Interview with Portland Rising Star Mixologist Jeffrey Morgenthaler of Clyde Common - Portland, OR

November 2011

Francoise Villeneuve: What drew you to restaurants and, in particular, to mixology?
Jeffrey Morgenthaler: I was lucky enough to kind of get in on the ground floor. I had been bartending in the 90s in beer bars. It was in the late 90s that the Internet started humming with whispers of classic cocktails.

FV: Were you trained in bartending or mixology?
JM: It was about collecting whatever books that I could and reading whatever I could on the Internet. There weren't enough people doing this so I kind of had to learn from the old masters.

FV: What goes into creating a new cocktail?
JM: I usually take inspiration from classic cocktails and then try to adjust flavors from there. Sometimes I'll have an idea from home. It takes me a long time to come up with new ideas because I’m such a perfectionist.

FV: What organizations do you belong to?
JM: I’m a founding member of the Oregonian Bartenders Guild. We formed the guild because there were six of us that were really interested in cocktails and bartending and wanted to share information with each other and the very small bartending community in Oregon—one thing that's changed

FV: If you weren’t a mixologist, what would you be doing?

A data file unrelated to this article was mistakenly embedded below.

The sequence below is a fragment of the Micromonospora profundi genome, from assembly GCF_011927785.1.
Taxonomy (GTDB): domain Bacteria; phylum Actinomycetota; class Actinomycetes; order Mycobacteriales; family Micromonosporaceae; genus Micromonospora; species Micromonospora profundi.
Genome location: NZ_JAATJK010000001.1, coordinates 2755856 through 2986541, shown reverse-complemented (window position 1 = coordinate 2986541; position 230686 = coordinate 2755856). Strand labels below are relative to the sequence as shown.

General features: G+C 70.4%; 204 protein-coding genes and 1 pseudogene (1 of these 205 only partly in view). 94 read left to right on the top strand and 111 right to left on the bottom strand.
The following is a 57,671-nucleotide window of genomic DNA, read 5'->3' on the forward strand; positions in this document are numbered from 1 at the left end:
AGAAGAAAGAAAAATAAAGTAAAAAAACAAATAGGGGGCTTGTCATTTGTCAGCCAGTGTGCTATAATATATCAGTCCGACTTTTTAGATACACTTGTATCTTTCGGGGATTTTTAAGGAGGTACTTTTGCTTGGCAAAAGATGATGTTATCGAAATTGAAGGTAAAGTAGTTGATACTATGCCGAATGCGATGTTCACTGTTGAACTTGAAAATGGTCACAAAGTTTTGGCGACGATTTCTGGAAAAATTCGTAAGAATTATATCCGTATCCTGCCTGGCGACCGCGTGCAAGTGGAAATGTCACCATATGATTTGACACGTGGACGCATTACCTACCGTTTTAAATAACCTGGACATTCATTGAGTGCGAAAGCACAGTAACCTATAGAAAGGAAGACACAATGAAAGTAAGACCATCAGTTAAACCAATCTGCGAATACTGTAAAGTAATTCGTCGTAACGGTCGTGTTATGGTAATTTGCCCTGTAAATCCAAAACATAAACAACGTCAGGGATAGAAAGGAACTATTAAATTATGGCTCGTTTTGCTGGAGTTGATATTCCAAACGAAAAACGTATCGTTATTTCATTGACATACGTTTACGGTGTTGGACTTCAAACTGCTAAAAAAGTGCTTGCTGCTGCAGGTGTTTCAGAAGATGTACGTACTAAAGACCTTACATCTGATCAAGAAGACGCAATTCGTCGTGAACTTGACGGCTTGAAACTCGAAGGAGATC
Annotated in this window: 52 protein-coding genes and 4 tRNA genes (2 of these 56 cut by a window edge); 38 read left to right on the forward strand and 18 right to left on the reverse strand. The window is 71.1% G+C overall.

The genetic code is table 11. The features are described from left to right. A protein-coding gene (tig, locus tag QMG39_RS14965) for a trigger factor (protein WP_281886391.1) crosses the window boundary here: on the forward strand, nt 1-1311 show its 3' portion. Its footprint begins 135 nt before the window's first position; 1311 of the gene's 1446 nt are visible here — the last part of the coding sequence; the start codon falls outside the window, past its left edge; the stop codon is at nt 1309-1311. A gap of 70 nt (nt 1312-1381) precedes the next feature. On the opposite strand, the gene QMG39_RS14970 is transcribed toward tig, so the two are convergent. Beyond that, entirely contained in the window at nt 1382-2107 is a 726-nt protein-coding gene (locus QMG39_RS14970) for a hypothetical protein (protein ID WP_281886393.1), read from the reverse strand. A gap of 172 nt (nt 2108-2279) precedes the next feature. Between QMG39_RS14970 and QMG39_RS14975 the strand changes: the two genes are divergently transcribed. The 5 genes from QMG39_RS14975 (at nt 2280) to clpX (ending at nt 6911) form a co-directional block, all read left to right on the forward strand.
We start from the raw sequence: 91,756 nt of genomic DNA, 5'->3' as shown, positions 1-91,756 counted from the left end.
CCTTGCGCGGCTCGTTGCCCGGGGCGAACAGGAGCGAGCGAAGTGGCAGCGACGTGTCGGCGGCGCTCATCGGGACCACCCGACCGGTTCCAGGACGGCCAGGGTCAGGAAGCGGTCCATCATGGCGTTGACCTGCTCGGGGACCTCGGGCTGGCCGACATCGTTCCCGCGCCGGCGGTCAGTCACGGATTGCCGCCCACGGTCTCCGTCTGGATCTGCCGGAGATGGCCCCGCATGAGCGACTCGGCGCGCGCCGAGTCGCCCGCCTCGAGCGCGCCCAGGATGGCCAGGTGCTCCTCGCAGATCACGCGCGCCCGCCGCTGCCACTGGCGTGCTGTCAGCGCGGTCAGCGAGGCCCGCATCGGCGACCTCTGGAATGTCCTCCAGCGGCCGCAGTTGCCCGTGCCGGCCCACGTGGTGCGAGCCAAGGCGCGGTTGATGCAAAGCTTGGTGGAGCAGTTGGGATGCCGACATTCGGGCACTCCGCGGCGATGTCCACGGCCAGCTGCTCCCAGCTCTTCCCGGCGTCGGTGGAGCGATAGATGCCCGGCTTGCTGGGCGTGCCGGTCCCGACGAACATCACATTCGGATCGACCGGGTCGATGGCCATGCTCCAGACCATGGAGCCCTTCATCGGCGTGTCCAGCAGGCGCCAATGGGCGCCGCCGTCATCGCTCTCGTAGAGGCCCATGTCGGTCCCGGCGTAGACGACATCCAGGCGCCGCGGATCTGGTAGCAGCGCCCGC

JM: I went to school for interior architecture at the University of Oregon, Eugene. I got my first bartending job in college to pay my bills—had no intention of staying. I went back to school at end of summer, but I enjoyed bartending so much and was naturally good at it.

FV: What’s next? Where do you see yourself in five years?
JM: I'm still trying to figure out where I'm going to see myself at the end of this year. What I was doing five years ago is so different from what I'm doing today. Whatever I'm doing, I want to be doing more. I want to be learning more, educating more.

FV: You put an emphasis on service at Clyde Common. Do you find that’s a constant in the bartending field?
JM: Service is underrated in hospitality. I think that right now the current obsession is so detail-oriented—the minutia of it and obscure spirits and recipes. And a lot of new bartenders haven't been able to embrace the beauty and necessity of hospitality.